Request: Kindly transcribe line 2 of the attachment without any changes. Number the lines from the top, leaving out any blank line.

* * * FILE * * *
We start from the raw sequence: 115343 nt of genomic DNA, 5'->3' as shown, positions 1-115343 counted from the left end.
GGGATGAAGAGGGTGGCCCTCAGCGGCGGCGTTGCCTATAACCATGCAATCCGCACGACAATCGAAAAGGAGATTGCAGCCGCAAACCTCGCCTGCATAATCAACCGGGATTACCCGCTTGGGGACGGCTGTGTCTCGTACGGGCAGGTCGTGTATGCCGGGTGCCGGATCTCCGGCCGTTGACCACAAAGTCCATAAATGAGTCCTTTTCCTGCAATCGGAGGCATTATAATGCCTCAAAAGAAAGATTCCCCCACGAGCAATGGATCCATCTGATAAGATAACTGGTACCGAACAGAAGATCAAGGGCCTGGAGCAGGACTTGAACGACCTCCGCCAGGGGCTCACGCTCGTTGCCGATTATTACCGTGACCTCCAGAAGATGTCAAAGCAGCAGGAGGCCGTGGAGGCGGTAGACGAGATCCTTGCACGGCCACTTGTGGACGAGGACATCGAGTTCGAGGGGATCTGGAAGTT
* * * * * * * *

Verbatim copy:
GGGATGAAGAGGGTGGCCCTCAGCGGCGGCGTTGCCTATAACCATGCAATCCGCACGACAATCGAAAAGGAGATTGCAGCCGCAAACCTCGCCTGCATAATCAACCGGGATTACCCGCTTGGGGACGGCTGTGTCTCGTACGGGCAGGTCGTGTATGCCGGGTGCCGGATCTCCGGCCGTTGACCACAAAGTCCATAAATGAGTCCTTTTCCTGCAATCGGAGGCATTATAATGCCTCAAAAGAAAGATTCCCCCACGAGCAATGGATCCATCTGATAAGATAACTGGTACCGAACAGAAGATCAAGGGCCTGGAGCAGGACTTGAACGACCTCCGCCAGGGGCTCACGCTCGTTGCCGATTATTACCGTGACCTCCAGAAGATGTCAAAGCAGCAGGAGGCCGTGGAGGCGGTAGACGAGATCCTTGCACGGCCACTTGTGGACGAGGACATCGAGTTCGAGGGGATCTGGAAGTT